I was wondering what the average life expectancy is for someone who is bipolar? I've done some research online and I was unable to figure out if having bipolar affects your life expectancy or not. There wasn't a lot of information available about it, but I imagine that's because there are a lot of factors that go into determining that.
I found this but it only refers to females in a specific life situation.
"The average female with bipolar disorder with an onset at age 25 will lose, on average, 9 years in life expectancy, 14 years of lost productivity and 12 years of normal health compared with normal controls (US DHEW, 1979). This is in addition to the risk of suicide."
I recently read similar statistics. It is important for us all with Bipolar to keep our eyes on the goalie. Don't keep looking back from where you came from, but keep your eyes on where you are going. Hopefully we can change such statistics to a thing of the past.
Part of changing that is remaining in treatment. A lot of the things done that are self destructive during manic episodes and the potential of suicidal ideations during depressive episodes is what leads to this. I would think the life expectancy of a person with bipolar with what happens if treatment is discontinued factored out should be the same as anyone else. Bipolar being a psychiatric disability does not effect a person physically so it by itself should not change life expectancy. As for the long term side effects of current psychiatric medications as I've posted those will improve in the coming years as well.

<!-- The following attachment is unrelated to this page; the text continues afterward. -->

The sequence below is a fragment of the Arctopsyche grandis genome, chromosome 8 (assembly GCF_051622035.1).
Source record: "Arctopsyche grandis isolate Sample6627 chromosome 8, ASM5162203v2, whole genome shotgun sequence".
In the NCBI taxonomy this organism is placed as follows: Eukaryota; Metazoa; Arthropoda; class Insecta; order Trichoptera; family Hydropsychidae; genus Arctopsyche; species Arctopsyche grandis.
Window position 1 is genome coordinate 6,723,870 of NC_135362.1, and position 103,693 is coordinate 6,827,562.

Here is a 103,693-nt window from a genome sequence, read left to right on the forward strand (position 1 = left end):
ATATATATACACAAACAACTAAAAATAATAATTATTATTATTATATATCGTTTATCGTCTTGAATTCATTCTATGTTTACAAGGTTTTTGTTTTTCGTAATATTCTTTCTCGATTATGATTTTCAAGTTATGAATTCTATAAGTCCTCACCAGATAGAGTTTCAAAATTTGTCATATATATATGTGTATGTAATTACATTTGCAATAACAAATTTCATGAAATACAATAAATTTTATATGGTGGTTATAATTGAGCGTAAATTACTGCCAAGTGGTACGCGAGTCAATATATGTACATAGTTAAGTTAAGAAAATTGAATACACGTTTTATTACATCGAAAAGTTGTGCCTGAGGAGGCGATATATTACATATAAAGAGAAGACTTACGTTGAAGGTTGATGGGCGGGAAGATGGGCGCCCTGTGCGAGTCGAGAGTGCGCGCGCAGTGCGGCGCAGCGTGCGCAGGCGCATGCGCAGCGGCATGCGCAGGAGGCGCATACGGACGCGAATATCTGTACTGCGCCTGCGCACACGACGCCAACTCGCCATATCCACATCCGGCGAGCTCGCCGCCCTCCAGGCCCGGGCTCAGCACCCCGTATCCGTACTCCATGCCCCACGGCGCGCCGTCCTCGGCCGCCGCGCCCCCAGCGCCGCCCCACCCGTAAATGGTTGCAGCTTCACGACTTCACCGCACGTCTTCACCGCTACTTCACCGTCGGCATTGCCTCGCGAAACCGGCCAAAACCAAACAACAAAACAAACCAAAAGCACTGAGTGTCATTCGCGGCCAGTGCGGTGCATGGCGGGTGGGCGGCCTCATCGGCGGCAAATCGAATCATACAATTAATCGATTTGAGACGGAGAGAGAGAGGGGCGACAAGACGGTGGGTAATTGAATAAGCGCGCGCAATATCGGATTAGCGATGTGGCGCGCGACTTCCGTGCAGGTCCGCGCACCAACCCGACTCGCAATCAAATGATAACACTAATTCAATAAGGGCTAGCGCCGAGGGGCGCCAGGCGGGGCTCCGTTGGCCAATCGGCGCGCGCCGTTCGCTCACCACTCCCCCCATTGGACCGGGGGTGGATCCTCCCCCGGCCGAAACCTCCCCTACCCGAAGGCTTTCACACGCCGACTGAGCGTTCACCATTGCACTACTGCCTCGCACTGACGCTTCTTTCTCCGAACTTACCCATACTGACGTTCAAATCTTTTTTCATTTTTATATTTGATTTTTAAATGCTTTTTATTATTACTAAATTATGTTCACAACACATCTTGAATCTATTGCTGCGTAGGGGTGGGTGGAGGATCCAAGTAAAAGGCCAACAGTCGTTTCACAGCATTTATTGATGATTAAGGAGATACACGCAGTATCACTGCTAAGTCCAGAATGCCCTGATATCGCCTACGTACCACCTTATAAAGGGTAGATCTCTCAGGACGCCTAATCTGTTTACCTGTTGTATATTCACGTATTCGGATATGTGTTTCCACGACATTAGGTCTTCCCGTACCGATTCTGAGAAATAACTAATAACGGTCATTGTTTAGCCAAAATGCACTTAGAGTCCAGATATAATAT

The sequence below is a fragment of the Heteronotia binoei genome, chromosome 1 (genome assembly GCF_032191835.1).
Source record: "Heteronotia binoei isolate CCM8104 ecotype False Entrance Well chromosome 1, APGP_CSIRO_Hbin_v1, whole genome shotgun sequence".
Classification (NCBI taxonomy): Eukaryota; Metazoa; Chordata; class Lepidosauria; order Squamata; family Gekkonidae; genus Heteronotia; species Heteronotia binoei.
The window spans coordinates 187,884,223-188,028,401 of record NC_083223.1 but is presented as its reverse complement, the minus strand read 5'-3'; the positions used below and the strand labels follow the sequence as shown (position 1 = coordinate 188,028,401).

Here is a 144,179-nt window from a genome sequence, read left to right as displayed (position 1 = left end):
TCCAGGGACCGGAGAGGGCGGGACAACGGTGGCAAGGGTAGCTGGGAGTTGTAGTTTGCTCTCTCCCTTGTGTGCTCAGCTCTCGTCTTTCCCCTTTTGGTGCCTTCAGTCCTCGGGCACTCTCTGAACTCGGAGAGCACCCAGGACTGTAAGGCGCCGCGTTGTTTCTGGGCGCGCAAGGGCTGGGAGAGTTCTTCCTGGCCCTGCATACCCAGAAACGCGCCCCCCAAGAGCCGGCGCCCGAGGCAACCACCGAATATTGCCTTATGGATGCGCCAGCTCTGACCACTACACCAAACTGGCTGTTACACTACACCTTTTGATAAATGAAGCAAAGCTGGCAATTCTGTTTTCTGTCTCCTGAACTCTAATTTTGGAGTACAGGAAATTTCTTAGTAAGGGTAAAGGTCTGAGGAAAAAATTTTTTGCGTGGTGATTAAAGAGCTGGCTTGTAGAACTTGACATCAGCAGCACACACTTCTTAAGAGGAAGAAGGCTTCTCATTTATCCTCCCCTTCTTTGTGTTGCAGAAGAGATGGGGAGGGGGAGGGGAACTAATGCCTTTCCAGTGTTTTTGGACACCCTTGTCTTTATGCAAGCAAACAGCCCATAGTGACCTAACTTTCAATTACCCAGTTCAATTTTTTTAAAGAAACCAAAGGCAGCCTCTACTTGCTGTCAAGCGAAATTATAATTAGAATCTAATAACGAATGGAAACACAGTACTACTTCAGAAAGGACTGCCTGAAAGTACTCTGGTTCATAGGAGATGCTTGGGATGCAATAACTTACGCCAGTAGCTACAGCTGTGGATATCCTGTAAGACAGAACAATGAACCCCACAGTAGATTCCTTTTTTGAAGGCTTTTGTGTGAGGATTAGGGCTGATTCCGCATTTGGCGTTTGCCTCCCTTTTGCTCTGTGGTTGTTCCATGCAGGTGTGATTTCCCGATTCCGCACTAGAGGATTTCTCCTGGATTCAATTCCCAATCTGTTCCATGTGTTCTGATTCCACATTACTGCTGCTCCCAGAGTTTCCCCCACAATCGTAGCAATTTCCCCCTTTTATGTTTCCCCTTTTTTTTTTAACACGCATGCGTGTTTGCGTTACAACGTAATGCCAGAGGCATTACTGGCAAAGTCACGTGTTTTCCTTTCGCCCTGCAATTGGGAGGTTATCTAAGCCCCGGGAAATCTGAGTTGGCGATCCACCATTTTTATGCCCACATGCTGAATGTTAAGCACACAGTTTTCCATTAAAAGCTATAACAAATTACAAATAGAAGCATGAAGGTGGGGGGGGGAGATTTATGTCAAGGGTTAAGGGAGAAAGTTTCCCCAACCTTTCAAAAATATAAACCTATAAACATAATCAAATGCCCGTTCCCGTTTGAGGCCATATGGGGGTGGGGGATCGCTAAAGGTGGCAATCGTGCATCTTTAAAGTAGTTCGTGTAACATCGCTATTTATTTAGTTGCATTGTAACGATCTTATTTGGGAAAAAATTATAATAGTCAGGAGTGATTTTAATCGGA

I think ILADVOCATE has a point. I didn't think about it but now that I do, I think the statistic I posted is for people off treatment or maybe accounting for the delay in proper treatment some people go through or something like he said.
That's a good question and of course the long term concerns of current antipsychotics (which are now often used as first line mood stabilizers) are diabetes and tardive. With tardive a psychiatrist does a movement disorders test regularly and if its found Clozaril is still an option. With diabetes, the best way to avoid it is to maintain a proper weight, sugar and calorie intake. Some medications have specific side effects such as lithium requiring blood tests for kidney function and Depakote for liver function. If you want to know more any of the webpages linked up could provide information and the medication websites the exact statistics and of course you should speak to your psychiatrist as well. I do know that there is direct research into developing safer and more effective treatment modalities all the time and the generation of antipsychotics in Phase II FDA study the NMDA receptor modulates have not shown so far to cause diabetes or tardive and have a stronger recovery rate. Many medications are being researched for off label use as mood stabilizers that are also safer and more effective. Regardless if a person stays on medication for life the benefit/risk analysis is in their favor.
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